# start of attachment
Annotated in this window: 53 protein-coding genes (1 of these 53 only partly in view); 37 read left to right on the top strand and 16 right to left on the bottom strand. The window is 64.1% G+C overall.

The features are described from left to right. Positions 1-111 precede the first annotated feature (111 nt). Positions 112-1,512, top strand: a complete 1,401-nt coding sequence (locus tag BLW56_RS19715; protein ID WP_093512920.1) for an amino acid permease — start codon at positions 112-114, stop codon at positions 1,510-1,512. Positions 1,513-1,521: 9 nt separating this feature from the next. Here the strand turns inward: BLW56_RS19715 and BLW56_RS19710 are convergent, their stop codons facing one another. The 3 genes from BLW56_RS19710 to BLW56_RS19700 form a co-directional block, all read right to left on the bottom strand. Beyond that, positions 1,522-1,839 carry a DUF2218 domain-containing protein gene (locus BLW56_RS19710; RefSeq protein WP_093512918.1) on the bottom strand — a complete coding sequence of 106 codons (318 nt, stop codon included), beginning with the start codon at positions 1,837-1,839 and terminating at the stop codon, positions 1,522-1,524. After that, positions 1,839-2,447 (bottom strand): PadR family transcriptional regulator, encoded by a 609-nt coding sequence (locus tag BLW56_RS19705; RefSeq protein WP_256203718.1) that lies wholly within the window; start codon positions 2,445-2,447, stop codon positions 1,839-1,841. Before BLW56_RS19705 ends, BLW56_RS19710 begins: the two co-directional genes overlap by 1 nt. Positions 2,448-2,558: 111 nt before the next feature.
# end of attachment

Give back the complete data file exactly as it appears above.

Annotated in this window: 53 protein-coding genes (1 of these 53 only partly in view); 37 read left to right on the top strand and 16 right to left on the bottom strand. The window is 64.1% G+C overall.

The features are described from left to right. Positions 1-111 precede the first annotated feature (111 nt). Positions 112-1,512, top strand: a complete 1,401-nt coding sequence (locus tag BLW56_RS19715; protein ID WP_093512920.1) for an amino acid permease — start codon at positions 112-114, stop codon at positions 1,510-1,512. Positions 1,513-1,521: 9 nt separating this feature from the next. Here the strand turns inward: BLW56_RS19715 and BLW56_RS19710 are convergent, their stop codons facing one another. The 3 genes from BLW56_RS19710 to BLW56_RS19700 form a co-directional block, all read right to left on the bottom strand. Beyond that, positions 1,522-1,839 carry a DUF2218 domain-containing protein gene (locus BLW56_RS19710; RefSeq protein WP_093512918.1) on the bottom strand — a complete coding sequence of 106 codons (318 nt, stop codon included), beginning with the start codon at positions 1,837-1,839 and terminating at the stop codon, positions 1,522-1,524. After that, positions 1,839-2,447 (bottom strand): PadR family transcriptional regulator, encoded by a 609-nt coding sequence (locus tag BLW56_RS19705; RefSeq protein WP_256203718.1) that lies wholly within the window; start codon positions 2,445-2,447, stop codon positions 1,839-1,841. Before BLW56_RS19705 ends, BLW56_RS19710 begins: the two co-directional genes overlap by 1 nt. Positions 2,448-2,558: 111 nt before the next feature.